By Michael Aboneka
For the past few weeks, I have been engaged in debates over some practices that we have ignored as society and yetare harmful especially to children. The conversations raised a lot of dust as this subject touches many hearts as many think it is an attack on their tribes and customs. But if we must progress as a civilized society, we must transcend beyond tribal, cultural and religious sentiments to discussing real issues. Female genital mutilation (FGM) was once a “beautiful” cultural practice until society discovered that it was dangerous to the life of a woman and as such, it is now an offence under the Prohibition of Female Genital Mutilation Act, 2010. In the same vain, rolling of girls over a cliff because they were pregnant was also outlawed because it was repugnant to the Constitution as it undermined one’s right to life. It is within the same ambit that we should discuss the forceful and harmful circumcision for boys and elongation of the labia minora (“pulling”) for girls as it has turned out to be as equally harmful just as the FGM. The Constitution under Article 2 sets the standard for every cultural practice and that if any such practice or norm is inconsistent with any provision of the Constitution, the Constitution takes precedence and that other practice norm, and custom is void. The Children Act further under Section 6 makes it unlawful to subject a child to social or customary practices that are harmful to their health.
How circumcision can be harmful and unlawful
I grew up in various parts of this country and lived in various communities that practiced circumcision. The idea of circumcision is that it is a path from childhood to adulthood and usually this is done before puberty. Much as many celebrate this tradition and have actually gone ahead to use it as a tool for tourism, there are loopholes that need to be addressed as follows:
- Forceful circumcision violates the right to respect of human dignity and protection from inhuman treatment
I have witnessed three scenarios of men of age being chased in a certain taxi park and the scenes were dramatic. When I inquired about the chase, I was informed that they had “skipped” circumcision while they were boys and that it is mandatory for every boy to be circumcised and that their custom allows forceful circumcision of those that skipped it. Indeed, the men were caught and subjected to public stripping, scornful cheers, spitting of “malwa” (local brew) in their faces and a forceful circumcision was conducted and they were left humiliated, bleeding and helpless. I was astonished and trembling in fear and wondered why this custom should be permitted to this level. These acts offend the dignity and humanity of a person and as such should be condemned to that extent. Culture cannot transcend over a constitutional right!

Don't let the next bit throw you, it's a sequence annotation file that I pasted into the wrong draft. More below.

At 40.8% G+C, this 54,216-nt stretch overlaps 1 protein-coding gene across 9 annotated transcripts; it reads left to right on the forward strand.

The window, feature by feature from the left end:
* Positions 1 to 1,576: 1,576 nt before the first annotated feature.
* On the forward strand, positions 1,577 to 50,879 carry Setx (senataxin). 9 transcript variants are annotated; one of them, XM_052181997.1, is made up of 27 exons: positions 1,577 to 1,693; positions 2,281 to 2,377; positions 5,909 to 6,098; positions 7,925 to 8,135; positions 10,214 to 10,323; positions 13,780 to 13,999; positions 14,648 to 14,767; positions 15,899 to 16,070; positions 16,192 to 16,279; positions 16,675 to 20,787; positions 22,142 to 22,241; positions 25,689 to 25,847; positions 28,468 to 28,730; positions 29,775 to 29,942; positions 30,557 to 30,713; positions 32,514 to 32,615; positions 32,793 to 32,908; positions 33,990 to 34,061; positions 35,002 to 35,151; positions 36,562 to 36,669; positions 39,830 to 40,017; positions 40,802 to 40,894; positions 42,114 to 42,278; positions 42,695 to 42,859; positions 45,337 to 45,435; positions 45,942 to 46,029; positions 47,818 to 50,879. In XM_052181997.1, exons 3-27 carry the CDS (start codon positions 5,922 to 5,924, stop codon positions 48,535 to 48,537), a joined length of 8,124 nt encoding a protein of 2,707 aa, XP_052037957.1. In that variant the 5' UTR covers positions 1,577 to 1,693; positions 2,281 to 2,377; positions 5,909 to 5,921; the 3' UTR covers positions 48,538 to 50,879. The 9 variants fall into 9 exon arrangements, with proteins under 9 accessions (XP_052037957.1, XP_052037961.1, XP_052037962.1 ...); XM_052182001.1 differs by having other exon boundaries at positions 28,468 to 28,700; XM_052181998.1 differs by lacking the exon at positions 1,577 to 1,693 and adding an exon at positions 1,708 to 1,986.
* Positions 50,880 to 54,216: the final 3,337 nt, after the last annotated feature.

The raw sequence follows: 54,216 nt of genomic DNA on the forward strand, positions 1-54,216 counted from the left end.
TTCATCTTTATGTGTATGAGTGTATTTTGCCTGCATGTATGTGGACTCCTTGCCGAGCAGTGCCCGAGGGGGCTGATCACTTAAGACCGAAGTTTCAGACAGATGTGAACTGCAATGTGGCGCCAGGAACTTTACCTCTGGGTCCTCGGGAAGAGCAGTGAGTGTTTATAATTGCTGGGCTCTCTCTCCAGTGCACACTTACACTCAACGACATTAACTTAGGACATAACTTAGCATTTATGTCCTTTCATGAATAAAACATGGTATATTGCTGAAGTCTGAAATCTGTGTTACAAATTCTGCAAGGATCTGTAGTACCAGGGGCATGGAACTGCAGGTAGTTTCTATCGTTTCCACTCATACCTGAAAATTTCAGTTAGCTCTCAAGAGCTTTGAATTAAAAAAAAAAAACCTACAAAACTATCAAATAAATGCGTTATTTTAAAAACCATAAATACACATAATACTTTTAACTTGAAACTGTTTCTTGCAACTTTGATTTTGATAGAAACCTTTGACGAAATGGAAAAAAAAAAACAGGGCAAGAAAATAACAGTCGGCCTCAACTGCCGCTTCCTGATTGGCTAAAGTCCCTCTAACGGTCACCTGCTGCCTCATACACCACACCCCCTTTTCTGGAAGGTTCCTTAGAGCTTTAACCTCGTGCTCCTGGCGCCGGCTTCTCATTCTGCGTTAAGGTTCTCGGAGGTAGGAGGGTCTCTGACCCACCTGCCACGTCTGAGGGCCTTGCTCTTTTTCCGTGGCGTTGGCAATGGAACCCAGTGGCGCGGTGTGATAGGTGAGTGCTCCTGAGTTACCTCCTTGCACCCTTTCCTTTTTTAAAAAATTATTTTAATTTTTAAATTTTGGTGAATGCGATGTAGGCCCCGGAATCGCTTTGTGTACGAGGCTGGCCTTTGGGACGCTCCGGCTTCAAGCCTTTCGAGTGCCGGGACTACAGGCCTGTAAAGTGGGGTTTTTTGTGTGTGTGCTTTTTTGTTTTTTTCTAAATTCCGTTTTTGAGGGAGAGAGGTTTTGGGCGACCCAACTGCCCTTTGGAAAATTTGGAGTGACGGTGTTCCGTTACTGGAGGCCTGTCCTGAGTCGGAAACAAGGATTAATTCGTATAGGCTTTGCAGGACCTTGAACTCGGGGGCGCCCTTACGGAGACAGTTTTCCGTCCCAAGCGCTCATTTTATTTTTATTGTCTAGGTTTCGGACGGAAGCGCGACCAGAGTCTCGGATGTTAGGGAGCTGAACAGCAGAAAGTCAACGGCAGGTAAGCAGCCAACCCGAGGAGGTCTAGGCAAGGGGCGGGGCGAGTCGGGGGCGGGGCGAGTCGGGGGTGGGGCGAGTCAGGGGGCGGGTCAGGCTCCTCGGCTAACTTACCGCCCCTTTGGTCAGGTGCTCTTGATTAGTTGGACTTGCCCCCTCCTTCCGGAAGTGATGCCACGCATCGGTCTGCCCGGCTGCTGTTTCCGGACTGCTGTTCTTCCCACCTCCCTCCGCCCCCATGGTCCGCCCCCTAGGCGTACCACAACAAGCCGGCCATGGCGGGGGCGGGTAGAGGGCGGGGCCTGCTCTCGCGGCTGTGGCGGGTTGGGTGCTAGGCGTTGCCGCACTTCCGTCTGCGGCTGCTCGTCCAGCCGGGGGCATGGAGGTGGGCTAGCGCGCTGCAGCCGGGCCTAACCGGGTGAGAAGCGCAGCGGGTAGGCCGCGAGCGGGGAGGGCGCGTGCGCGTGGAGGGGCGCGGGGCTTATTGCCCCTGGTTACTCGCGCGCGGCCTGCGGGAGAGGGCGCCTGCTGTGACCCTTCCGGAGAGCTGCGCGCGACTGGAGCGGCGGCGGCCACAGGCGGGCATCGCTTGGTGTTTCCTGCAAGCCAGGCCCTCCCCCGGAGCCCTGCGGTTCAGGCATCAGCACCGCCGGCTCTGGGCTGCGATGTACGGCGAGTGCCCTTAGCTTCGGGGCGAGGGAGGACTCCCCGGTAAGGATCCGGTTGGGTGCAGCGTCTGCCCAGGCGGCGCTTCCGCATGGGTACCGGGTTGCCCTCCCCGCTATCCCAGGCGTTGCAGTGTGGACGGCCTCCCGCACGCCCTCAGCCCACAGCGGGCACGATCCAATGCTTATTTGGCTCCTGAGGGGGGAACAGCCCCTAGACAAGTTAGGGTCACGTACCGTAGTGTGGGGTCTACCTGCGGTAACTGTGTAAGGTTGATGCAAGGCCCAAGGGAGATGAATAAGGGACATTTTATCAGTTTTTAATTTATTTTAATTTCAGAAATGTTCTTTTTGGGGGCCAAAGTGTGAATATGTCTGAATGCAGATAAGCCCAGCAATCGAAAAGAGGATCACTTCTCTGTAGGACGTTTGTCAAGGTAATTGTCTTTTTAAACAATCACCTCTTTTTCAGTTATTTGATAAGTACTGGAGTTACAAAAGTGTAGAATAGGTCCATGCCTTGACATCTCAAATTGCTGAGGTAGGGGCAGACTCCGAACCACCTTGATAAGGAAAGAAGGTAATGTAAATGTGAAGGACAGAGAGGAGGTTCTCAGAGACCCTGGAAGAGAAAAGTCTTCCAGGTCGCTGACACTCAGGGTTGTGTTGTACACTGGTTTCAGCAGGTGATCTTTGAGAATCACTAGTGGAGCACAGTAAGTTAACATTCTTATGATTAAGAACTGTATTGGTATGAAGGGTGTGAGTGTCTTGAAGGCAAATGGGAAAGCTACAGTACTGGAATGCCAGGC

- Exposure of harmful practice to boys
The Children Act makes it unlawful for anyone to subject children to harmful practices. In my early years, I witnessed my schoolmates in P.5 undergo a forceful and painful circumcision. They were subjected to trek several kilometers of hot tarmac dancing, carrying heavy regalia, having “malwa” spat on them and men wielding huge sticks were always there to ensure they didn’t escape. This was traumatizing for a child of Primary 5 (who was 10 years of age). To make the matters worse, they would threaten the boys that should they cowardice, they would be beaten to death and also bring shame to their household and as such, they continued to undergo the callous practices in the name of respecting elders. On the day of circumcision, usually Saturday afternoon, a man with an old un-sterilized knife appeared, cut the skin for the first time, ran away, and came back for the second cut and then the last. Meanwhile, the boy was being treated to a concoction of water and red pepper which was used to wash off the blood gushing out of his genital area using a dried maize cob. Imagine the scrub of the bleeding penis with a dried maize cob and pepper water to a 10 year boy! This again was traumatizing for me! Meanwhile, several boys took long to heal as sometimes the chief “circumciser” did not do a proper job and in the end, the boys cold not come back to class because they were still nursing their wounds which sometimes went septic! All the above scenarios are unlawful as they expose the child to physical pain, psychological and physiological torture and even have a toll on their education. How different is the above process from FGM? No one should be forced to circumcision and if one elects to undergo this ceremony, they should be given an option to do it in the hospital with proper medical procedures.
Forceful and harmful pulling for girls
Another issue that society has shied away from discussing and dealing with is the forceful and harmful “pulling” (elongation of the labia minora) for girls before they attain the “sex-engaging age!” This practice is mandatory for girls as a rite of passage that identifies membership of the tribe and it is still common especially within Buganda despite its physical health and psychological and physiological risks. The pain that the girls undergo is unbearable as the pulling is done several times and not once. The pulling has also had psychological side effects where the girls that have not done it because of the pain have continuously received threatens and harassments from their aunties indicating that they are not “women enough” and that they will never have a good marriage. Further, to this day, several grown up women still have their aunties demand that they undergo “pulling” and this has continued to torture them and destabilize their relationships. These acts of subjecting to the girls to forceful and painful “pulling” is archaic and unlawful and if it should happen, it should be at one’s will.
Michael Aboneka is a partner at Thomas & Michael Advocates
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